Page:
IAS Gyan

Daily News Analysis


26th August, 2023 Geography

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The escalating issue of heatwaves in Indian cities, particularly focusing on the challenges posed by rising temperatures and the two-fold threat faced by both large and small cities.


  • Rising episodes and increasing intensity of heatwaves pose a significant problem in Indian cities.
  • The issue affects both big and small cities, necessitating different approaches for adaptation.
  • Big cities struggle with the "heat island" effect and require retrofitting, while small cities need heat-resilient master plans.

Challenges and Solutions for Big Cities

  • Big cities face challenges in adapting to changing climates and improving liveability.
  • Retrofits to combat the "heat island" effect are essential.
  • Parameters like urban morphology, aspect ratio, and blue/green infrastructure influence heat resilience.
  • Open highrise, open midrise, and compact mid rise urban morphologies show lower land surface temperatures (LST).
  • Low Rise buildings with sparse vegetation contribute to higher LST.
  • Recommendations include using better roofing materials, reflective paints, and green roofs.

Strategies for Small Cities on the Brink of Growth

  • Small cities experiencing explosive growth need "heat-proof" development.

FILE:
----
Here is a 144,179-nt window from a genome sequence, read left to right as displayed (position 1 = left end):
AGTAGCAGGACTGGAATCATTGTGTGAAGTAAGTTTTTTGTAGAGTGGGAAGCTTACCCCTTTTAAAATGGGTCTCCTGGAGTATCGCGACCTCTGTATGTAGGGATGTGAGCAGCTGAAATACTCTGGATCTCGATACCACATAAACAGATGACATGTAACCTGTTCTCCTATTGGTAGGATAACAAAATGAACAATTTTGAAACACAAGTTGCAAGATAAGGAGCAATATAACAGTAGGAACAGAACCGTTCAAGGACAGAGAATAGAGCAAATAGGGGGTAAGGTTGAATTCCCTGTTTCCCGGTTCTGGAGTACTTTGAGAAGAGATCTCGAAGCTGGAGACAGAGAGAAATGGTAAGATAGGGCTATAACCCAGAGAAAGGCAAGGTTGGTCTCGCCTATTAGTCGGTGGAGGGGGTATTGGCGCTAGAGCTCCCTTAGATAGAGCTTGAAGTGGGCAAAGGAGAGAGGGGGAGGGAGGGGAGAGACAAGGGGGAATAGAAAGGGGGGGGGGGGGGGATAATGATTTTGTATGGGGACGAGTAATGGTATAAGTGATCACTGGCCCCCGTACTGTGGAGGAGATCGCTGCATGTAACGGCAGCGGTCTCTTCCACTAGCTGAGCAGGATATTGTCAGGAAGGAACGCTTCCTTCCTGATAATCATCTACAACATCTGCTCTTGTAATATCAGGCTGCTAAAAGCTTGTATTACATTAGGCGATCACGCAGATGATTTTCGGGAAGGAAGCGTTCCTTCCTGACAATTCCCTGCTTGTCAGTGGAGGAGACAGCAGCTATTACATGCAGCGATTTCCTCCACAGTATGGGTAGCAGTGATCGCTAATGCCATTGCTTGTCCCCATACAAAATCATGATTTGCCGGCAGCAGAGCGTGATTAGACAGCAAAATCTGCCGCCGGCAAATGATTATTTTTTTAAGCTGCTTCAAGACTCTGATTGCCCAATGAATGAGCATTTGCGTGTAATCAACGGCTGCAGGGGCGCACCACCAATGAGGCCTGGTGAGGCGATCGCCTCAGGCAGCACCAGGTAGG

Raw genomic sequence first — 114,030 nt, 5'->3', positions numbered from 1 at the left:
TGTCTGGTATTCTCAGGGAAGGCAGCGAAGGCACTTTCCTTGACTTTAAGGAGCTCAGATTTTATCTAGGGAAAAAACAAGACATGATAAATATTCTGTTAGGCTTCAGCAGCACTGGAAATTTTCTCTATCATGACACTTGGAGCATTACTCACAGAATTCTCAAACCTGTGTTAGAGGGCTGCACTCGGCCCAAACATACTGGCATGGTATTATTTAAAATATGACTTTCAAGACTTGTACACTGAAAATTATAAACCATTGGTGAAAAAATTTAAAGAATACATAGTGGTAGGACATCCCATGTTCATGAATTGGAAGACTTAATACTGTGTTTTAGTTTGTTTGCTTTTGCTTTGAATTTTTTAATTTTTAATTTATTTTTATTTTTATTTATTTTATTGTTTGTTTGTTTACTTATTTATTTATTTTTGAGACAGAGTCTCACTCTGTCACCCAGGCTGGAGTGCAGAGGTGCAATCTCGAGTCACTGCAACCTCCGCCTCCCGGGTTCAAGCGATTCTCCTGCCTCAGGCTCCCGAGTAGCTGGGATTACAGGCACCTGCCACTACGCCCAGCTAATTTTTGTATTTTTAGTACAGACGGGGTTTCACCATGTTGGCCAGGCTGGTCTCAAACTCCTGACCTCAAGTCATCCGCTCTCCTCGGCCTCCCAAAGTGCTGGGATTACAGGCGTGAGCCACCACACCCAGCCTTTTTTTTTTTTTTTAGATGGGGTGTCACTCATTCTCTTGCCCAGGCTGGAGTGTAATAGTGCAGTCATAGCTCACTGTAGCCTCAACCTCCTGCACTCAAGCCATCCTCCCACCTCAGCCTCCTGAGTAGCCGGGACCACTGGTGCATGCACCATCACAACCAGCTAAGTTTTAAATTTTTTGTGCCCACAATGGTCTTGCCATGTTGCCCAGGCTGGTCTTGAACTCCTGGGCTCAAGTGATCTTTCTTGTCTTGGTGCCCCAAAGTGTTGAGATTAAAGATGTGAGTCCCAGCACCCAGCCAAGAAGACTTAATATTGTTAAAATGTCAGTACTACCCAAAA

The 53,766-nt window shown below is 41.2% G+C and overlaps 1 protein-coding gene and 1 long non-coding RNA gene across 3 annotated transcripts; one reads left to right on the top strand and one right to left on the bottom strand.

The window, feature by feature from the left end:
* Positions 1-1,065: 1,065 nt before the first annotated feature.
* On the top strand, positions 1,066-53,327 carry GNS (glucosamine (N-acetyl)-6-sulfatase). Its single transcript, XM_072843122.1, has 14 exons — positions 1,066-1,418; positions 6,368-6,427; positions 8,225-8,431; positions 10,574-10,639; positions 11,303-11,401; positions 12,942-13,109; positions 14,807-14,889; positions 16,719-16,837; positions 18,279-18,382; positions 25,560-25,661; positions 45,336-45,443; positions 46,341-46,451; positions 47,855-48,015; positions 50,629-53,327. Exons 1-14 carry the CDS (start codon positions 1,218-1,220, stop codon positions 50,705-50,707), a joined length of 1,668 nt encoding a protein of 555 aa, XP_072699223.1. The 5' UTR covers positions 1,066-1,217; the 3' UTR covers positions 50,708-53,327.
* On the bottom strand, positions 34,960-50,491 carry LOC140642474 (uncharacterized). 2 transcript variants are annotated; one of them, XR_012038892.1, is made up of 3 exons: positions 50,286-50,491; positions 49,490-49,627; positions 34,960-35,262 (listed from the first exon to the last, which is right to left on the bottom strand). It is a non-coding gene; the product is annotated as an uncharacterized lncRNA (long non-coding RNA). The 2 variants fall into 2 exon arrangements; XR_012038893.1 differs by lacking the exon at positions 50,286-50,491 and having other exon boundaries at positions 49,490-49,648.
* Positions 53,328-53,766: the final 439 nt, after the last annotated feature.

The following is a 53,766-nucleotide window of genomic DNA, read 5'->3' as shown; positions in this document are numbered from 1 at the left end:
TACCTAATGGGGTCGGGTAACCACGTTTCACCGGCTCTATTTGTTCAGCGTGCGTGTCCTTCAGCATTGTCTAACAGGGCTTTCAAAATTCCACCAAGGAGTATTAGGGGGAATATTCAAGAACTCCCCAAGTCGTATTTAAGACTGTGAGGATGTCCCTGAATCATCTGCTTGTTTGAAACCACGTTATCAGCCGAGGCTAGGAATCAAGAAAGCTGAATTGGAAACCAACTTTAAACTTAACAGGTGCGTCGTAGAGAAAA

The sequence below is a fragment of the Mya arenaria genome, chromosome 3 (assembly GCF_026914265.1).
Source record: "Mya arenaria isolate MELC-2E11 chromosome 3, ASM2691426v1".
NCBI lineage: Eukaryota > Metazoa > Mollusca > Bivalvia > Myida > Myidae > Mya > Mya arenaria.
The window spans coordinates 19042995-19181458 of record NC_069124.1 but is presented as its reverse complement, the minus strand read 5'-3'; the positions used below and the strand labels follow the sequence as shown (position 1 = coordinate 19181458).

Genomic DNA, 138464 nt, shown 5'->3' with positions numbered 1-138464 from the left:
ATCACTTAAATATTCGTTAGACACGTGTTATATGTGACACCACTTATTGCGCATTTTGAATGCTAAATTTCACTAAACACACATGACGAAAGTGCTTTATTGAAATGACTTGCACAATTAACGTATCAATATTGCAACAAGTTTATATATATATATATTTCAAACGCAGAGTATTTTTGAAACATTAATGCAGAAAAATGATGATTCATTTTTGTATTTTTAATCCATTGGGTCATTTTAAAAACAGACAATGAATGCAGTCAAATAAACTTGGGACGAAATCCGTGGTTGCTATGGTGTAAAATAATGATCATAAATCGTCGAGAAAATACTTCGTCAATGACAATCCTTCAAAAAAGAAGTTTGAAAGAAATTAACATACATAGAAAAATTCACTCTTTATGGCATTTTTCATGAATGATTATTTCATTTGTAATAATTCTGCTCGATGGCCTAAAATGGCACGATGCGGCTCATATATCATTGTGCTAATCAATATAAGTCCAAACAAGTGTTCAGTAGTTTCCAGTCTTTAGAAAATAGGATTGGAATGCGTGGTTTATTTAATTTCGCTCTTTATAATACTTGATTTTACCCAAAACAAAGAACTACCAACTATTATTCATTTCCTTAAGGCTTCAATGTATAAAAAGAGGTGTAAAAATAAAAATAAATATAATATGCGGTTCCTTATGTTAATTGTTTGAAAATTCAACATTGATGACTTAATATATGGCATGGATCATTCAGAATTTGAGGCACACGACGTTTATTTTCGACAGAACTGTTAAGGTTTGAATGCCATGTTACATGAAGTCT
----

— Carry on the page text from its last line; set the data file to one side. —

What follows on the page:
• Heat-resilient master plans and by-laws are crucial.
  • Urban form parameters impact heat resilience and liveability.
  • Parameters such as aspect ratio, sky view factor, and blue/green infrastructure influence heat resilience.
  • Higher aspect ratios lead to lower LST by reducing direct sun exposure.
  • Sky view factor between 0.2 and 0.9 raises LST by 10°C.
  • Effective vegetation cover (EVC) reduces LST; trees with canopy have the greatest impact.
  • Cities must reconsider green area planning in master plans.

Key Urban Form Parameters and Their Impact

1.Urban Morphology:

  • Different urban morphologies impact heat resilience.
  • Open highrise, open midrise, and compact midrise morphologies have lower LST.
  • Low Rise neighborhoods with sparse vegetation experience higher LST.

2.Aspect Ratio:

  • Aspect ratio (building height to street width) influences heat trapping.
  • Higher aspect ratios lead to lower LST by reducing direct sun exposure.
  • Narrower streets decrease heat gain by shading surfaces.

3.Sky View Factor (SVF):

  • SVF influences heat trapping and dissipation.
  • Higher SVF values lead to increased LST, especially in highways and intersections.

4.Blue/Green Infrastructure (B/GI):

  • Green spaces regulate temperature, air quality, and humidity.
  • Effective vegetation cover (EVC) reduces LST; trees are most impactful.
  • Trees with thick foliage result in significantly cooler temperatures.

5.Floor Space Index (FSI):

  • High FSI corresponds to lower LST.
  • Pune's FSI range (100-300) led to LST variation.

6.Street Orientation:

  • Street orientation affects heat gain due to sun exposure and wind.
  • North-south oriented streets have higher LST due to sun exposure.

Neighbourhood Planning and Contextual Cooling Solutions

  • Urban form-based codes offer solutions tailored to cities and neighborhoods.
  • Different zones could have cooling features, e.g., shaded walkways in markets, cool roofs in temple precincts, high EVC in business districts.
  • Building by-laws and master plans need amendments to address specific drivers of heat gain.
  • A 1°C temperature reduction can lead to a 2% decrease in the city's power bill.


Q)  Rising urban heat waves pose a significant challenge to the liveability and sustainability of Indian cities. Discuss the key parameters of urban form and their role in enhancing heat resilience in cities. (150 words)